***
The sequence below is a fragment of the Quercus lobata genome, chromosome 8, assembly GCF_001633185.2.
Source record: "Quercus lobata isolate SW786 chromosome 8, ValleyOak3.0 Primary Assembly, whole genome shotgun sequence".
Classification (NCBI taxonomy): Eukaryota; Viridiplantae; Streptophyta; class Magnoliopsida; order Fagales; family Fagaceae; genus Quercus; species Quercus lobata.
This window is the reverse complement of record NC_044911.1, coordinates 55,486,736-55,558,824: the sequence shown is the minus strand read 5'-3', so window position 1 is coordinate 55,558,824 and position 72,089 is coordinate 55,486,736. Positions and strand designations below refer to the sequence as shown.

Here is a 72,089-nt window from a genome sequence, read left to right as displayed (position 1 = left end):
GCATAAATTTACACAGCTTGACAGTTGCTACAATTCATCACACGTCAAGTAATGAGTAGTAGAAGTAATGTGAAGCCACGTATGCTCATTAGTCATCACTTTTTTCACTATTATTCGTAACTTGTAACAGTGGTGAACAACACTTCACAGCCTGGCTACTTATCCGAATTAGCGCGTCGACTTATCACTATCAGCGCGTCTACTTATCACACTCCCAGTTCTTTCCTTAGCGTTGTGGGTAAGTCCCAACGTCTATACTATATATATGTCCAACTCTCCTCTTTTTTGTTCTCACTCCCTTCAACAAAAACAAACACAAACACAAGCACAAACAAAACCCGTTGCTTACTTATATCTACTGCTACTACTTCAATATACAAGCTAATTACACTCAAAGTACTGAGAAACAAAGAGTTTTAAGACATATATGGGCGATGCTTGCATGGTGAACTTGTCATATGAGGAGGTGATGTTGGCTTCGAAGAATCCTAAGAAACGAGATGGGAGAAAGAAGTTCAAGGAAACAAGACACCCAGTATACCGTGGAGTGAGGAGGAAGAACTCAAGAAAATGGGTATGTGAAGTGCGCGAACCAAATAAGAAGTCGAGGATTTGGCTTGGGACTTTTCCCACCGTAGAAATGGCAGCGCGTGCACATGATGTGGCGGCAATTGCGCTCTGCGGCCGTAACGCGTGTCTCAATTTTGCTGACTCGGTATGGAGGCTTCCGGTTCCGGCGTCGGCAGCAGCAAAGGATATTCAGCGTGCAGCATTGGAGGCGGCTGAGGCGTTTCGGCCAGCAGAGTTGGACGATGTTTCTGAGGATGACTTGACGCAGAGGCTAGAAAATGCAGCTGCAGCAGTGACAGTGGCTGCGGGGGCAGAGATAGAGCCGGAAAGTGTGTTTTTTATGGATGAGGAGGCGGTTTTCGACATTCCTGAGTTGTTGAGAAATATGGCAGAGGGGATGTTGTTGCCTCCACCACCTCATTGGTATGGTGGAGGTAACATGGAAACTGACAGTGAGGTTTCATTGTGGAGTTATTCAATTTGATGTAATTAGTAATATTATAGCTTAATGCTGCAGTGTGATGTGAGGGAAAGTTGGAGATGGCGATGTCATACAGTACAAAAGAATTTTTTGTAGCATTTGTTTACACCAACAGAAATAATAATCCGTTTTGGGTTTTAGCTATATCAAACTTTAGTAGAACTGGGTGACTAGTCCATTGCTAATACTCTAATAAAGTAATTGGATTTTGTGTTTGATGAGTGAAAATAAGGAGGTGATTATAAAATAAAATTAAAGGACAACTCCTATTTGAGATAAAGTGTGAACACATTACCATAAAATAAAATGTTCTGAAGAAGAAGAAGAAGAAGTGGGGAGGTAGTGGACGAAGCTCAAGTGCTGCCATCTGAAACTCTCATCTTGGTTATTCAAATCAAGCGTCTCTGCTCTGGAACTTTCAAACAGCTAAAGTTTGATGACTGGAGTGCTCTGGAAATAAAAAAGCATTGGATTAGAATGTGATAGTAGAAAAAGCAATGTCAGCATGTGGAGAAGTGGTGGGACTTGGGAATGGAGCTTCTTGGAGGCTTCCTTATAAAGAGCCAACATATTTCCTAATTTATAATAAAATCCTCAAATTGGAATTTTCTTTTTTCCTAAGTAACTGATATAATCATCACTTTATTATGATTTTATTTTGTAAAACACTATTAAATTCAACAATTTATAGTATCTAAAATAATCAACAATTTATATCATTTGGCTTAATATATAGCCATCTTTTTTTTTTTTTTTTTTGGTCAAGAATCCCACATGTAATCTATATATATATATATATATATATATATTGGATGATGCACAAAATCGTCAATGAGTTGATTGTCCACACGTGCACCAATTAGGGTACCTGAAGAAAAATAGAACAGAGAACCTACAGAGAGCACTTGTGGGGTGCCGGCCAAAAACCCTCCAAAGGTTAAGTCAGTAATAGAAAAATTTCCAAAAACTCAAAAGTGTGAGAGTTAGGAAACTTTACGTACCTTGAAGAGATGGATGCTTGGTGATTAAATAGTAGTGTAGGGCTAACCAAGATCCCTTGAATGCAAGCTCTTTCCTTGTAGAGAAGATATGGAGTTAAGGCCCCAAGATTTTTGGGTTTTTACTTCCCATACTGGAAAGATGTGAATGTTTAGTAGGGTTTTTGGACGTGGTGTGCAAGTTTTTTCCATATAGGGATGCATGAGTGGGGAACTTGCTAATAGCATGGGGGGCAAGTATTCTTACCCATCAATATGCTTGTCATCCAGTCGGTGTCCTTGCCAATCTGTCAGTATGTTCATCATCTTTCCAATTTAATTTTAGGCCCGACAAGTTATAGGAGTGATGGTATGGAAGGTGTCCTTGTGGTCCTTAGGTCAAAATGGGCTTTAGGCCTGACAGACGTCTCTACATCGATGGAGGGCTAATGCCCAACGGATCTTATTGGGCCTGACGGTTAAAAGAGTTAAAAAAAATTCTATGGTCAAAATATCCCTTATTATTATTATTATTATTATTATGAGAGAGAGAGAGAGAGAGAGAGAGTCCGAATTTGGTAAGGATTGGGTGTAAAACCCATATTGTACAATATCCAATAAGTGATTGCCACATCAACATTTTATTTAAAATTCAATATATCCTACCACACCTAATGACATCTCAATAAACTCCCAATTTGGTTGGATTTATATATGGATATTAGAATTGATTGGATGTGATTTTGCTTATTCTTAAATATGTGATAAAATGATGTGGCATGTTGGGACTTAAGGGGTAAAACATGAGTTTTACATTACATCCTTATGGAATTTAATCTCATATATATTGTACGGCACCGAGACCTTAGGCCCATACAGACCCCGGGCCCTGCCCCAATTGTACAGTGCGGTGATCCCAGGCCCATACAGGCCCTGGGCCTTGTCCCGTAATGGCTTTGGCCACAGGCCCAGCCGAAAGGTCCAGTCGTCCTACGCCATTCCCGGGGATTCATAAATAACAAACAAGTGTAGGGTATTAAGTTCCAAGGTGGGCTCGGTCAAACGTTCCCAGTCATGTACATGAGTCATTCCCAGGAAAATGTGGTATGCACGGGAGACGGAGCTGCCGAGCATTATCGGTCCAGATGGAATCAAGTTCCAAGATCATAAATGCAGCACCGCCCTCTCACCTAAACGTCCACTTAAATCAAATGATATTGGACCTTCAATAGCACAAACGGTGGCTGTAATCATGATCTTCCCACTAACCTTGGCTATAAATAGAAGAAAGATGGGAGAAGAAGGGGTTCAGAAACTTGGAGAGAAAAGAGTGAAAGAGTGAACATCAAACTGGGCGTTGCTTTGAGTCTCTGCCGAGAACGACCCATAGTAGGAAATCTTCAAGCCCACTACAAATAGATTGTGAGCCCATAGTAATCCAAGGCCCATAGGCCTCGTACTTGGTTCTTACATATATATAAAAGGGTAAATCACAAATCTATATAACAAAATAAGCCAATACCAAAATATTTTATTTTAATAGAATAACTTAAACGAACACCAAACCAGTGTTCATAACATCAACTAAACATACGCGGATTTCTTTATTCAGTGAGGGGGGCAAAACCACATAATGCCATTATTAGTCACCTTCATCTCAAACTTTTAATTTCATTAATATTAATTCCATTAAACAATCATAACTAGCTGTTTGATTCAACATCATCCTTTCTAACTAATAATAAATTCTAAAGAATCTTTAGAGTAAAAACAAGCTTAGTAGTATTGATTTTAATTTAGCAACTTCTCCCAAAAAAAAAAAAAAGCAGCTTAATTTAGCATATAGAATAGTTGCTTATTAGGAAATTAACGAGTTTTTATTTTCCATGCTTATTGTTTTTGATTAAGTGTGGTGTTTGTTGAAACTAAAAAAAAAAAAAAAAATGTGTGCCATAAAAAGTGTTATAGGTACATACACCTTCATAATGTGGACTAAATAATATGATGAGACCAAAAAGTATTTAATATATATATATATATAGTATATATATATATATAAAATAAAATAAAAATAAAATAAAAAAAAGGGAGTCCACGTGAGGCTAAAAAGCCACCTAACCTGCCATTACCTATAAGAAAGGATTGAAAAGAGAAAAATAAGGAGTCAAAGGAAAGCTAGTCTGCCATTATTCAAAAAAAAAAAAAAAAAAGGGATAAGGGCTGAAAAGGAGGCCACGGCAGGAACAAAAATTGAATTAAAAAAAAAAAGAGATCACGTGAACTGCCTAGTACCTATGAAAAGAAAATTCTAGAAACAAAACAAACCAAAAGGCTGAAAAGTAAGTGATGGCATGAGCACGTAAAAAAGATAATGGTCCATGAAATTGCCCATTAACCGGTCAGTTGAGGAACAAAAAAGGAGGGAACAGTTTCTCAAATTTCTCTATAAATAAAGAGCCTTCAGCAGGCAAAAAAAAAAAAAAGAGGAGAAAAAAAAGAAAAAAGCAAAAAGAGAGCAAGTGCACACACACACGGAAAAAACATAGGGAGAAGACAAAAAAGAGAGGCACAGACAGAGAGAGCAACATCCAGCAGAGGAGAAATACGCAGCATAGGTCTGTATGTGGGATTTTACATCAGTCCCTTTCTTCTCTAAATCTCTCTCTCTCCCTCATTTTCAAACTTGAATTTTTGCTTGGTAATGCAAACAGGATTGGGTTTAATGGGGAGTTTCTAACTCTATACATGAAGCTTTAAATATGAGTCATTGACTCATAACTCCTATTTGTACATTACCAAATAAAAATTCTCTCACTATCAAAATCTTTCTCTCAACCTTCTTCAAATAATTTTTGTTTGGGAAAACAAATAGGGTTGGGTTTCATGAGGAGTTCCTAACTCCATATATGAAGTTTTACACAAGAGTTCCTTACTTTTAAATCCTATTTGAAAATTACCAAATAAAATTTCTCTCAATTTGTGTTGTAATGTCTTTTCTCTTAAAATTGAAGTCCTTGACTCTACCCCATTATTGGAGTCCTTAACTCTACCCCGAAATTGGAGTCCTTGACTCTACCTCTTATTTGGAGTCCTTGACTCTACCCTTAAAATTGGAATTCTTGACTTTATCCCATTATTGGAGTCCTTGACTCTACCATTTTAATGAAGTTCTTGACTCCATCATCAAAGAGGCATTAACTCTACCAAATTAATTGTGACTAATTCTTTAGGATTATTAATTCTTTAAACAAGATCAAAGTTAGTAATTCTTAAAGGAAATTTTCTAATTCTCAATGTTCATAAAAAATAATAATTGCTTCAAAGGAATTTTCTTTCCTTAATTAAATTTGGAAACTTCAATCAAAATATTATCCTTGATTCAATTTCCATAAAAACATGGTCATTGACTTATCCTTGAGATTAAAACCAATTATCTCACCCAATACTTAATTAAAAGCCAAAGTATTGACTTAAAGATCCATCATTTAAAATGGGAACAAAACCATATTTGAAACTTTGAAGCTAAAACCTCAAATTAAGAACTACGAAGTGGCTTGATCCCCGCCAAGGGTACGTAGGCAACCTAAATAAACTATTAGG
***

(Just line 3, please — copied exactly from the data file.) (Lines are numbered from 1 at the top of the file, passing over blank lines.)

Classification (NCBI taxonomy): Eukaryota; Viridiplantae; Streptophyta; class Magnoliopsida; order Fagales; family Fagaceae; genus Quercus; species Quercus lobata.